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Everything to Know About Trump’s Second Impeachment

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Just seven days before Joe Biden takes office, the Democratic majority in the House of Representatives will vote for a second impeachment against President Donald Trump after Vice-President Mike Pence refused to invoke the 25th Amendment to remove the president.

“Last week, I did not yield to pressure to exert power beyond my constitutional authority to determine the outcome of the election,” Pence said.

“And I will not now yield to efforts in the House of Representatives to play political games at a time so serious in the life of our nation,” said the Vice-President, who after not invoking the 25th Amendment also disassociated himself from the impeachment.

The House will begin debating the parameters of impeachment, then hold two procedural votes; and only later there will be two hours of actual debate; the final vote will need only a simple majority. The Senate will then have to define when the session that could remove President Trump would occur.

But the situation is confusing; while some Republican leaders have turned to impeachment, others feel it is unnecessary, considering that there are only eight days left for Trump to leave the White House. The time now plays in favor of the president because the Senate must give him a reasonable amount of time to prepare his defense.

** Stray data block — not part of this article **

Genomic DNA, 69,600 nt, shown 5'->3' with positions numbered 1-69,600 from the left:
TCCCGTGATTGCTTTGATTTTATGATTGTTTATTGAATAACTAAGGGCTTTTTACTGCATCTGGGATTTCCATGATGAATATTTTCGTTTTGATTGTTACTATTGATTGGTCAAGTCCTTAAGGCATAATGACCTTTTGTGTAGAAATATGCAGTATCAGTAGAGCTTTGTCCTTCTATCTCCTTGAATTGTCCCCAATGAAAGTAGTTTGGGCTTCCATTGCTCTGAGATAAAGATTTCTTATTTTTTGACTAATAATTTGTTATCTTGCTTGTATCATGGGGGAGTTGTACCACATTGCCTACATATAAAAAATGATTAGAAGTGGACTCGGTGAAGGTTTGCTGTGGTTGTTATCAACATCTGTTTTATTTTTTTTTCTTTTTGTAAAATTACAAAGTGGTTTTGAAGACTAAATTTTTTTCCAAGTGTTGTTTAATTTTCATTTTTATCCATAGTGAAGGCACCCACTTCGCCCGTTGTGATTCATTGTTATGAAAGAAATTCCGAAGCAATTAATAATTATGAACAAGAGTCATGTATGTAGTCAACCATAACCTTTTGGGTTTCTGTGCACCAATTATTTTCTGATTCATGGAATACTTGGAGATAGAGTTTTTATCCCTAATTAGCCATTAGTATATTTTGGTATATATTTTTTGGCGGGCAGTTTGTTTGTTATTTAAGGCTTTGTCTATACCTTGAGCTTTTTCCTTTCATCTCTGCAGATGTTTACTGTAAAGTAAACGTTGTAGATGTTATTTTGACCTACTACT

The current president will become the only president to be indicted twice. It remains to be seen whether he will meet the same fate and succeed in not being removed from office before it is his turn to hand over the presidency to Joe Biden.

With the impeachment, Democrats are seeking to hold Trump accountable for the violent assault on the Capitol by a mob of his supporters in a march against Biden’s nomination as president-elect.

Those Republicans against Trump

According to Fox News, at least five Republican members of the House have said they would vote to indict Trump.

Representative Liz Cheney, R-Wyoming, chair of the House Republican conference, who is the third ranking Republican in the House, said nothing that happened on Capitol Hill would have happened without the speaker.

“The President of the United States called this mob together and lit the flame of this attack. Everything that followed was his doing. None of this would have happened without the president,” she said.

He added: “The president could have intervened immediately and forcefully to stop the violence. He did not. There has never been a greater betrayal by a U.S. president of his office and his oath to the Constitution. I will vote to impeach the president,” she reiterated.

The four other Republicans who have so far said they support impeachment are Reps. Fred Upton, R-Michigan; Adam Kinzinger (R-Ill); Jaime Herrera Beutler, (R-Wash); and John Katko, (R-NY).

However, most Republicans are expected to vote against the indictment, including House Minority Leader Kevin McCarthy, R-California. In a letter to his Republican colleagues this week, McCarthy said that indicting the president would further divide the country.